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Another Shameful Newbie....


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Okay; Mark from MS. Attended STAR in Florida a few years ago and CLASS in April. Took a track day with "Sportbike Track Time" at Barber last weekend and had to have the talk-get rid of bike or keep hacking at this riding thing, getting back on the track and picking up a few reference points that I was missing previously. However, Joe Rocket counterfeit leathers were extremely constricting and couldn't move much on the bike-not much fun. Rode in the rain for fun/experience and did okay.

 

My desire is to become a smoother, safer rider and know what works and what can be discarded-and will probably have questions upon questions-and no unless you're coming back to Barber this year will have be content to bug people for tutoring via this site!

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First of all; Howdy. Welcome to the site. Sounds like you have tons of riding education, and will be able to share some great experience. I'd love to know how consistent the other schools are in their information, and how it fits in place with what CSS teaches.

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Okay; Mark from MS. Attended STAR in Florida a few years ago and CLASS in April. Took a track day with "Sportbike Track Time" at Barber last weekend and had to have the talk-get rid of bike or keep hacking at this riding thing, getting back on the track and picking up a few reference points that I was missing previously. However, Joe Rocket counterfeit leathers were extremely constricting and couldn't move much on the bike-not much fun. Rode in the rain for fun/experience and did okay.

 

My desire is to become a smoother, safer rider and know what works and what can be discarded-and will probably have questions upon questions-and no unless you're coming back to Barber this year will have be content to bug people for tutoring via this site!

 

That's something I'm sorting out a bit. I think my attraction toward this work at the California Superbike School is to get through some of the "mess" of how to apply things. I rode over yesterday (it was hot!) to an event about forty miles away and just tried to concentrate on keeping input off of the bike-by that I mean a soft touch on the bars, and smooth braking and shifting. I had been trying some hanging off but I found that it was just screwing with my riding at most speeds and just subtly moving my body weight inboards a bit and pressure on that peg allowed the bike to track well and predictably. I think the rub of obtaining good instruction is discernment on the part of the potential instructee on whether those that know how to ride giving that information to others in a format they can understand and apply.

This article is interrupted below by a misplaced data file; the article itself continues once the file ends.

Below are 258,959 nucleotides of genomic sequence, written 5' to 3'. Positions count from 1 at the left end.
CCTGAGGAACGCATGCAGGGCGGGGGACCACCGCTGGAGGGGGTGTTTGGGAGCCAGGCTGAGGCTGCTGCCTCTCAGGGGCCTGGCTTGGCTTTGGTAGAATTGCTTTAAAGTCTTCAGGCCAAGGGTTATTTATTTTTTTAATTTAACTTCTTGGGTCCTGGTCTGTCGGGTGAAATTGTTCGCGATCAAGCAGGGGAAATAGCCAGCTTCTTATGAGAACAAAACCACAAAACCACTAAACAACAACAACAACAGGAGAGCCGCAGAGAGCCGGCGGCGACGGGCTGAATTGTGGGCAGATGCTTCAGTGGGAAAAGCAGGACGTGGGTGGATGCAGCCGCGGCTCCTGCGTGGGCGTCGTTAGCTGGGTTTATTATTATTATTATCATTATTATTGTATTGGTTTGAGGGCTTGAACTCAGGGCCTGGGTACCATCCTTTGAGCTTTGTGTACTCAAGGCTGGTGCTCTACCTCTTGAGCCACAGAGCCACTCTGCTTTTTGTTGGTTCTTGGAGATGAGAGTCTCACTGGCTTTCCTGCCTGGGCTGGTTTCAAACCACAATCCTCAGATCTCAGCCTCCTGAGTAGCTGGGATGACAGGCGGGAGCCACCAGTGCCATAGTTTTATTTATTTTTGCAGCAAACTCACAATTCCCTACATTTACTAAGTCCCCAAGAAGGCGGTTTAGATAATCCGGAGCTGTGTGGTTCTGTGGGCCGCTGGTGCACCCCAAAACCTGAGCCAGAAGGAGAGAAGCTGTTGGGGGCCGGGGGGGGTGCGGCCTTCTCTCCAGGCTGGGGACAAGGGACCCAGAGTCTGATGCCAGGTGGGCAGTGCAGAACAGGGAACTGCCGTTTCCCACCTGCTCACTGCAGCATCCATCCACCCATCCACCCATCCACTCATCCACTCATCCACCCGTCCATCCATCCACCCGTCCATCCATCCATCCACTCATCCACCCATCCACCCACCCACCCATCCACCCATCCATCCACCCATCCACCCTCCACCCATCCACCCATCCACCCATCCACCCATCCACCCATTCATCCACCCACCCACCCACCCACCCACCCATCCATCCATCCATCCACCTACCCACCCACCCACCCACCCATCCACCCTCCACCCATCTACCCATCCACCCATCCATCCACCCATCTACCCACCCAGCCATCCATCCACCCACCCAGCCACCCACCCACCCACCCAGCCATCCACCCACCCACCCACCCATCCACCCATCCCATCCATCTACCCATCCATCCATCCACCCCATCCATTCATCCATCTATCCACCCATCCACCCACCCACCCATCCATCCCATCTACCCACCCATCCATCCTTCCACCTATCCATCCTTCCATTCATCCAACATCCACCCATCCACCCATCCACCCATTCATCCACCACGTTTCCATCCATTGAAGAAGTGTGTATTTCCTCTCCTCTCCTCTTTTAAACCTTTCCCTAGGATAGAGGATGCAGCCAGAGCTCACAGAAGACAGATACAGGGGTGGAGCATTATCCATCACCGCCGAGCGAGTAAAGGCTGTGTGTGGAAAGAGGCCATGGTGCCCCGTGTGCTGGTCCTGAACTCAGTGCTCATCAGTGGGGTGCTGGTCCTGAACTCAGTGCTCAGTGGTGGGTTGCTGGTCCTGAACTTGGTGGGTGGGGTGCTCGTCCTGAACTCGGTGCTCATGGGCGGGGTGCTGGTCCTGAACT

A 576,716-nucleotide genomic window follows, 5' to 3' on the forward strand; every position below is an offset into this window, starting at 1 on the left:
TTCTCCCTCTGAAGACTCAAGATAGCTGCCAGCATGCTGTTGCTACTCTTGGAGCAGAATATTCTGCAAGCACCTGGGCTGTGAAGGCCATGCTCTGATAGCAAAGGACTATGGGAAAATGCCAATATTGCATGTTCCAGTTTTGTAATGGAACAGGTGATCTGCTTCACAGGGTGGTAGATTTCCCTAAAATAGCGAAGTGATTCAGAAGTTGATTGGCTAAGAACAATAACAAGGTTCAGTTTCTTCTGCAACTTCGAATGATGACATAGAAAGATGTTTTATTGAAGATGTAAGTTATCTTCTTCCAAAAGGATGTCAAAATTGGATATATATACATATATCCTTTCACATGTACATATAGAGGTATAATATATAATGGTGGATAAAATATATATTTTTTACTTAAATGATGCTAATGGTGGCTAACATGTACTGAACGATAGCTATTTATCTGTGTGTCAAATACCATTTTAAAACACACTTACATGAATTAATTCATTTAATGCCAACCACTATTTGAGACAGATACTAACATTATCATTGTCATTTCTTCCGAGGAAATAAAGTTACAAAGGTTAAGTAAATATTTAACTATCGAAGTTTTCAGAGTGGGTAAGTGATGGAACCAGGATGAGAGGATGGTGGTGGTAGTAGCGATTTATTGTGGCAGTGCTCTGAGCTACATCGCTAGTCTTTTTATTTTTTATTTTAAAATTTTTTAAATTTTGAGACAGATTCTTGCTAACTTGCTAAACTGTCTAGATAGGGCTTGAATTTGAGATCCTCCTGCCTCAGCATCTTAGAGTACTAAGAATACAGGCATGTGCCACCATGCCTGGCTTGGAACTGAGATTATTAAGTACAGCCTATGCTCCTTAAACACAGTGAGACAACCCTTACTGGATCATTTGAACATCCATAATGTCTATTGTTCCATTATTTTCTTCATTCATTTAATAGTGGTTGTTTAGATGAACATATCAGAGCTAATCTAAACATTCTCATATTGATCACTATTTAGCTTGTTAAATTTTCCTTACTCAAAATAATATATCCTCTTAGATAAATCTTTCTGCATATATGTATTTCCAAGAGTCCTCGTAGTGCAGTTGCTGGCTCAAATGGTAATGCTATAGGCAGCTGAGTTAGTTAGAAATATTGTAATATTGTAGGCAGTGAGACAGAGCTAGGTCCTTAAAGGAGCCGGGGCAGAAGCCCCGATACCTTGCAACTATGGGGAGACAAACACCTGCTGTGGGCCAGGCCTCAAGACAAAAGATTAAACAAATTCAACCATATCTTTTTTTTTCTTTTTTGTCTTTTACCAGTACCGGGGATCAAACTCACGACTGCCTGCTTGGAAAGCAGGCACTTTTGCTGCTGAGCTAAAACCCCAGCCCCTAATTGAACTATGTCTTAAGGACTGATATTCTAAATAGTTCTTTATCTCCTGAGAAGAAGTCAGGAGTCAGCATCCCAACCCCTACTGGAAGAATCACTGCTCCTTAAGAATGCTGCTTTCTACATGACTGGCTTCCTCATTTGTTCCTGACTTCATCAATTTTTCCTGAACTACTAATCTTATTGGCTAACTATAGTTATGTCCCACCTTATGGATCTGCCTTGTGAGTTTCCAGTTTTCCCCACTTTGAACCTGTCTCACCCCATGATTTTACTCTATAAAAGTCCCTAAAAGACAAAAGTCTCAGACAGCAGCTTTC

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Hi Markster,

 

Good observation on your part, the method used to transfer the information is really critical. One reason I have to look for coaches that can be trained in what Keith has researched.

 

Interstingly enough, the different training done by the coaches at the school reflects that Keith has found different techniques are used in different situations. Example, one technique is used for on-track coaching, while another style method is used off track (Steering Drill, Lean Bike, etc.).

 

Best,

Cobie

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Hi Markster,

 

Good observation on your part, the method used to transfer the information is really critical. One reason I have to look for coaches that can be trained in what Keith has researched.

 

Interstingly enough, the different training done by the coaches at the school reflects that Keith has found different techniques are used in different situations. Example, one technique is used for on-track coaching, while another style method is used off track (Steering Drill, Lean Bike, etc.).

 

Best,

Cobie

 

Thank you for input, Cobie! Flipping through a couple of Keith's books at the local Barnes and Noble, I thought much of it was too technical; however, I found it actually started me thinking about deciding where I wanted to go into a corner and where I wanted to apex. I noticed one thing in my daily commute; on hard turns where I have to slow substancially if I squeeze the gas tank with my legs and keep my arms relaxed, look into where I'm turning with relaxed arms the bike navigates the turn easily and is less finicky on the throttle. I think my previous problem with this relatively simple task was tension in the arms causing the bike to fight me in the turn and the jerky throttle was a symptom of tension in my arms. However, I have to add that later in the day, after working, keeping relaxed is easier said than done!

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Funny you should say that, Mark. At the end of the day I sort of take advantage of being tired, get off the gas, and work on relaxing. Nothing better at the end of a hard ridden day than relaxing. Depending on the time of year, it gets REALLY hot here, even September/October time frame, I cruise the last couple of sessions working on taking pressure off the bars.

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Wasn't until I worked here that I understood why when I was working contstruction, tired as a raced dog at the end of the day, and the bike worked pretty well, some of my best rides.

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